Diverse coalition condemns EPA’s Portland Harbor cleanup plan Group urges action at cleanPDXharbor.org

Rose Longoria of Yakama Nation speakingPortland, OR— A coalition of diverse community groups held a press conference Friday to condemn the Environmental Protection Agency’s (EPA) plan to clean up the Portland Harbor Superfund site. The plan, proposed on June 8th, would leave 92 percent of the 11-mile stretch of the Willamette River toxic to people and wildlife indefinitely.

Legal Dispute Filed and Comment Period Extended

As reported by OPB:

Chevron, Gunderson, NW Natural, Union Pacific Railroad, Evraz Inc., Arkema and TOC Holdings Co. filed a legal dispute with the U.S. Environmental Protection Agency.

Superfund expert says natural recovery won't work to clean up Portland Harbor

As reported in the Portland Tribune by Bianca Pahl:

The Portland Harbor Community Advisory Group held a public forum Tuesday night at Hariet Tubman Middle School to provide a better understanding for the community about the Environmental Protection Agency’s Superfund plan to decontaminate certain areas of the Willamette River.

Presentation from Dr. Peter deFur, Environmental Stewardship Concepts

Dr. Peter deFur, technical consultant providing review of the Superfund Proposed Plan for the Portland Harbor Community Advisory Group, at a public forum on Tuesday, June 21st, presented what he sees as issues for the community to pay particular attention to, in our review and for comments to the EPA. Attached is the PowerPoint presentation from Dr. deFur.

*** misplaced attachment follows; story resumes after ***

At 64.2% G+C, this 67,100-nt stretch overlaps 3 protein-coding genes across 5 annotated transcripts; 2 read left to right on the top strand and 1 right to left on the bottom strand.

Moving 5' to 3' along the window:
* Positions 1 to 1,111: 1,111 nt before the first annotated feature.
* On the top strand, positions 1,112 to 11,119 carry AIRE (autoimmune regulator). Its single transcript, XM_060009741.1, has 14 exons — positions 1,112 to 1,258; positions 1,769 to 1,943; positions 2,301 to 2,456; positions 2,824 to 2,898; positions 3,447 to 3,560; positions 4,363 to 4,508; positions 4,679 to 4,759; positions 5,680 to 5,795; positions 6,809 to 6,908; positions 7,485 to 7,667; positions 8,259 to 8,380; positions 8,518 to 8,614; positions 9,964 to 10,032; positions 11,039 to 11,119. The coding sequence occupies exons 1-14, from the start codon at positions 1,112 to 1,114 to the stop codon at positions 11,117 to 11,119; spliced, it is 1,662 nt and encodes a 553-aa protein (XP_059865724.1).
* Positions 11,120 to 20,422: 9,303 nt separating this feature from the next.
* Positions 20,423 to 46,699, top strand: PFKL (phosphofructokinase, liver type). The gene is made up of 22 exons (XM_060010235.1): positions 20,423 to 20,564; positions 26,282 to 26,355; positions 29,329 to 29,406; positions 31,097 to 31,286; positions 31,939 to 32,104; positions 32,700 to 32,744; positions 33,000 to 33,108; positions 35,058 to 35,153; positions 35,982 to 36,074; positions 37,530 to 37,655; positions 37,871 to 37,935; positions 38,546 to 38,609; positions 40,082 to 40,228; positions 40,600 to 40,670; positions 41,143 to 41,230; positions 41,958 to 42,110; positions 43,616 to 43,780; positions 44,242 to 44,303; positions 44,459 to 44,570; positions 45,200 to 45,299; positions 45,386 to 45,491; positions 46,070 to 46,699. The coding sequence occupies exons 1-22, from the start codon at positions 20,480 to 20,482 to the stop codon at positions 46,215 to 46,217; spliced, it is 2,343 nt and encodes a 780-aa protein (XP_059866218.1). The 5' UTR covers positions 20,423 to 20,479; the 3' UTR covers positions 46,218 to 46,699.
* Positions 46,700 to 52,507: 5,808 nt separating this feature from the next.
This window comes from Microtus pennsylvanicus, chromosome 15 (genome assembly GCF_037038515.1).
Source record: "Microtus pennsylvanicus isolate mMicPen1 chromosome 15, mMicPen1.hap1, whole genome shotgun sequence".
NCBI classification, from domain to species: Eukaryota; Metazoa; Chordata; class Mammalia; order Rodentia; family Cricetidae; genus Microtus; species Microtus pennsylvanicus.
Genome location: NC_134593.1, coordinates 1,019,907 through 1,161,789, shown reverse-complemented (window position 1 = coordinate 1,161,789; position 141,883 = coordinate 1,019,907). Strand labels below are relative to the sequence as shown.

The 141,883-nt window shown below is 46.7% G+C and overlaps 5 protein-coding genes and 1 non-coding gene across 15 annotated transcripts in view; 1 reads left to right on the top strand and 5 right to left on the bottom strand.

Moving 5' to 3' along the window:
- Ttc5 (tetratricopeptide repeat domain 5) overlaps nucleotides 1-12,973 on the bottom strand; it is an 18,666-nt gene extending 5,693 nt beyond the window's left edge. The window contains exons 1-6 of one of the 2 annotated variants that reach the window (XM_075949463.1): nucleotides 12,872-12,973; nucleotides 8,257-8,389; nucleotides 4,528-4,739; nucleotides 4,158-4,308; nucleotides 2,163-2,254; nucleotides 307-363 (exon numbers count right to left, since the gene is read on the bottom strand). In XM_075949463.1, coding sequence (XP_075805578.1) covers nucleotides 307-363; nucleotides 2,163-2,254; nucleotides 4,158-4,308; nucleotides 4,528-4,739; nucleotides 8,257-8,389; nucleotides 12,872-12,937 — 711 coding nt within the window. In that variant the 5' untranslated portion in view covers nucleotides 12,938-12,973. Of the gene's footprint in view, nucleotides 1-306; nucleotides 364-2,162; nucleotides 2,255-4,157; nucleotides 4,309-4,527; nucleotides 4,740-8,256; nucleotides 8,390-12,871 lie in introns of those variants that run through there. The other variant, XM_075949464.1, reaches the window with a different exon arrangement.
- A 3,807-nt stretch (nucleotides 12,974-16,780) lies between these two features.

Issues of concern in the initial ESC analysis of FS and Proposed Plan, including elements from the 2015 Proposed Plan. 6-21-2016

A sewer runs through it: The Willamette River in the 21st century

Article by Stephen Quirke published in Street Roots:


The Willamette waterfront is many things to many people – a place to sleep, a food source, a wildlife habitat, a place to swim and for others, a place to dump industrial waste.

An Oregonian report from 1906 called the river a “common sewer for the entire valley,” and after a state official reported typhoid germs in the river that year, the Oregonian suggested that readers should “cultivate the gentle art of keeping their mouths closed while in the water.” In 1885, the city of Portland formed a committee to find water less polluted by sewers and pulp and paper mills, and by 1895 the first water from Bull Run was flowing into the city.

City agreement will keep the Swan Island boat ramp in service

News Release
June 8, 2016
For more information:
Linc Mann, Environmental Services, 503-823-5328, linc.mann@portlandoregon.gov
Mark Ross, Parks & Recreation, 503-823-5300, mark.ross@portlandoregon.gov

The Portland City Council today passed the first reading of an agreement to ensure that the city-owned Swan Island boat ramp continues providing service to recreational boaters. The agreement transfers ownership of the boat ramp from the Bureau of Environmental Services to Portland Parks & Recreation (PP&R).

EPA releases proposed plan for Portland Harbor

The US EPA Released the following statement, with the Proposed Plan for Cleanup of the Portland Harbor:

Proposed EPA Cleanup Plan will make Portland Harbor safer and healthier for all

PUBLIC FORUM - The EPA Proposed Plan Explained June 21, 2016

Willamette Superfund milestone and event:
On June 8, 2016, the Environmental Protection Agency (EPA) will release its Proposed Plan to clean up the 12 miles of the Willamette River followed by 60-day Public Comment Period that will be the main opportunity for public involvement in the entire process.


Portland Harbor Community Advisory Group (PHCAG) is hosting a
PUBLIC FORUM - The EPA Proposed Plan Explained
June 21, 2016, 7pm to 9pm
Harriet Tubman School, 2231 N. Flint (near Emanuel Hospital)

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